Picking out each course of interest is useful for advanced guitarists.
"Blues Guitar Learning Path"
Beginner blues guitar players are offered a more structured way of learning, called the "Blues Guitar Learning Path".
It is made up of 4 stage, with lessons increasing in difficulty.
Each stage is made up of "core courses" and also "supplementary courses".
FYI the core courses are lessons that build fundamental blues guitar knowledge and skills, while the supplementary courses are stand-alone courses digging deeper into specific blues guitar aspects, like Jazz blues progressions, or 30 blues Americana guitar licks.
Stage 1: Beginner to Late Beginner
This stage isn't blues guitar specific. It teaches basic guitar skills to beginners, so I'm not sure why it's even included in the Blues path.
Anybody looking to learn a specific genre of guitar should have a sound knowledge of the basics already.
Stage 2: Late Beginner to intermediate
This stage of TrueFire's blues course covers basic blues guitar concepts and techniques. If you don't know anything about blues guitar, this is a good place to start.
- Quick start for beginners: blues shuffle, 12 bar blues, 7th chords, blues turnaround
- Rhythm and lead fundamentals: blues soloing basics, minor pentatonic scale, blues scale, 7th barre chords, 9th chords
- Tools and techniques: all 5 patterns of the minor pentatonic scale, blues licks, major pentatonic scale, more turnarounds, blues in specific styles (rhumba, minor, funky)
TruFire gives several recommended supplementary courses with stage 2. The ones that are blues specific any I would recommend a beginner blues student to cover are:
Stage 3: Intermediate to late intermediate
The next stage of TrueFire's blues course builds onto stage 2 and provides more examples, rhythm patterns, licks and techniques.
It's important to note that unlike the stage 2 lessons, the lessons in this stage were not developed specifically for this blues course. They are actually individual lessons picked out of their massive library of existing courses, and presented in a structure that help build your blues skill-set one lesson at a time.
- Rhythm principles: slow blues, 12/8 blues rhythm, 12 bar shuffle variations, blues styles (boogie woogie, rhumba, funky, New Orleans, country)
- Rhythm approaches: more blues rhythm studies, rhythm techniques with loads of example grooves
- Lick vocabulary: building your own blues licks using the minor and major blues scales, mixing the minor and major blues scales, more lick examples, texas blues licks
- Lick lexicon: licks to use over the I & IV & V chords, loads of blues licks
- Soloing principles: soloing concepts and techniques, hybrid picking, solos in differing blues styles
- Soloing approaches: double stops, adding chromatic notes, call and response blues, loads of soloing examples
- Slide approaches: the specifics of playing slide guitar in the blues, licks
- Fingerstyle approaches: acoustic blues guitar, fingerstyle blues essentials, lots of example licks and patterns
There are a lot of supplementary courses recommended by TrueFire with stage 3, most of them blues specific. They entail specific courses on blues licks, soloing, rhythm and theory. I won't be listing all of them here, you can see them for yourself on TrueFire.com.
Stage 4: Late intermediate to advanced
As in stage 3, the core courses of stage 4 are a collection of individual lessons from other TrueFire courses. They were picked and structured to advance your blues skills in a logical manner.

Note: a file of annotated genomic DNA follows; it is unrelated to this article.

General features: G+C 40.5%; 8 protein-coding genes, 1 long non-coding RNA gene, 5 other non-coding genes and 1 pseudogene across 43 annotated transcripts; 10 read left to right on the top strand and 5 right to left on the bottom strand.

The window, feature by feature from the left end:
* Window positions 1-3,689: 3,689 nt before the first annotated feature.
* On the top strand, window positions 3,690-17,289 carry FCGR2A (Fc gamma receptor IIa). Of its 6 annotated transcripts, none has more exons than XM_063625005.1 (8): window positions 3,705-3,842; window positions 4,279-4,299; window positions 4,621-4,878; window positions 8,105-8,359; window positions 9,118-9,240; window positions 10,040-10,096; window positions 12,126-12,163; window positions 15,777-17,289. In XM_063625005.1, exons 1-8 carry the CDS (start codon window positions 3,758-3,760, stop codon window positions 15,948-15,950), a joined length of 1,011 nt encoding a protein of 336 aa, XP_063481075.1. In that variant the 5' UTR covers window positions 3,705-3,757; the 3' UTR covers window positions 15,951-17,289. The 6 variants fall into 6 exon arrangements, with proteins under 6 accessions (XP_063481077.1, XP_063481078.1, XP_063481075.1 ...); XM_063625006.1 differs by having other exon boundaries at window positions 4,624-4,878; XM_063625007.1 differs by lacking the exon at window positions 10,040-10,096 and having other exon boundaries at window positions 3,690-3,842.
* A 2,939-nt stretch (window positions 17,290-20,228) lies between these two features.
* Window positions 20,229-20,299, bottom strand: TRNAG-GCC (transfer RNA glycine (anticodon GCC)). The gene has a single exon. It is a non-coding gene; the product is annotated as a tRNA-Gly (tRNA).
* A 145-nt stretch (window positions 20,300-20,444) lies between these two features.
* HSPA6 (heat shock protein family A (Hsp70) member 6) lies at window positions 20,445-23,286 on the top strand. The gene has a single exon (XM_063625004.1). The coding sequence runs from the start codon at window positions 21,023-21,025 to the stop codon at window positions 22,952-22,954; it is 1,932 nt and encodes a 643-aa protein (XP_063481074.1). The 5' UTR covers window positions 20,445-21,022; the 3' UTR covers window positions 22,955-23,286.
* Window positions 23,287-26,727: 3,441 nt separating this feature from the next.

If you learn everything in this set of core courses, you can call yourself a professional blues guitar player.
- Advanced rhythm principles: guide tones, comping, jazzy blues chords and rhythm
- Advanced rhythm approaches: funky blues, advanced rhythm ideas
- Advanced lick vocabulary: advanced licks, "in the style of" lessons
- Advanced soloing principles: jazzy blues soloing, diminished scale, advanced improvisation
- Advanced soloing approaches: more soloing examples, motivic development, altered scales
There are many blues specific supplementary course recommendations with these courses as well, some of which are very advanced.
Jamplay.com is another high quality guitar lesson site. It was founded in 2006 and has come far in the number of lessons, teachers and innovation.
If you were to start learning blues guitar with Jamplay, you would:
- Choose a blues guitar course
- Maybe choose another one as well from another teacher
- And a third time as well, just to make sure 😉
- Learn blues riffs from their Lick and Riff Library
The main specialty of Jamplay is the wide array of teachers they have teaching the various lessons on their website.
This is evident when you look at their "Blues Genre-Based Lesson Sets".
Blues Genre-Based Lesson Sets
At the moment, they list 16 various blues courses, taught by various teachers. Each course will vary in the number of lessons and video length.
The curriculum of these courses was probably developed by the given teacher, so a lot of the material offered in the different courses overlaps.
Beginner blues guitar on Jamplay
If you are a blues guitar newbie, I would recommend either Blues guitar with Hawkeye (acoustic blues) or Blues Guitar with DJ (electric blues). Both these courses offer a semi-structured approach to learning blues guitar.
I say semi-structured because unlike GuitarTricks and TrueFire, you can tell that Jamplay's blues courses were not designed from the ground up.
Both Hawkeye's and DJ's start out with older lessons, and they have been adding individual lessons to their courses with time. Because of this, they start becoming a bit random as the lessons progress.
Intermediate blues on Jamplay
If you complete either Hawkeye's or DJ's courses, you will have a sound knowledge of the basics of blues guitar.
At this point, you would continue with one (or several) of Jamplay's other blues courses.
You'll find a number of acoustic and electric blues guitar courses, as well as several slide guitar courses.